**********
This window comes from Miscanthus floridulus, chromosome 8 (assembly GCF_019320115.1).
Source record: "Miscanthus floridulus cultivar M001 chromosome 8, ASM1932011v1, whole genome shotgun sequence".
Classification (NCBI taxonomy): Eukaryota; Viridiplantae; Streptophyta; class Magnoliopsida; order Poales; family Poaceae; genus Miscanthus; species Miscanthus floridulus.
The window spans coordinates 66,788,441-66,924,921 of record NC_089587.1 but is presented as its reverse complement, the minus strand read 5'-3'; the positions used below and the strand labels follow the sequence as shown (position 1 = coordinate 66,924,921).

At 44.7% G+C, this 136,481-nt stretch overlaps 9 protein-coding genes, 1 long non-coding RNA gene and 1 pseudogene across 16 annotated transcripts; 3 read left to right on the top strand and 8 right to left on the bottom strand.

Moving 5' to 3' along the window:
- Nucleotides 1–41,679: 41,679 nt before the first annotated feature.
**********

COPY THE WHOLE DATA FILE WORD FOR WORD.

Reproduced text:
This window comes from Miscanthus floridulus, chromosome 8 (assembly GCF_019320115.1).
Source record: "Miscanthus floridulus cultivar M001 chromosome 8, ASM1932011v1, whole genome shotgun sequence".
Classification (NCBI taxonomy): Eukaryota; Viridiplantae; Streptophyta; class Magnoliopsida; order Poales; family Poaceae; genus Miscanthus; species Miscanthus floridulus.
The window spans coordinates 66,788,441-66,924,921 of record NC_089587.1 but is presented as its reverse complement, the minus strand read 5'-3'; the positions used below and the strand labels follow the sequence as shown (position 1 = coordinate 66,924,921).

At 44.7% G+C, this 136,481-nt stretch overlaps 9 protein-coding genes, 1 long non-coding RNA gene and 1 pseudogene across 16 annotated transcripts; 3 read left to right on the top strand and 8 right to left on the bottom strand.

Moving 5' to 3' along the window:
- Nucleotides 1–41,679: 41,679 nt before the first annotated feature.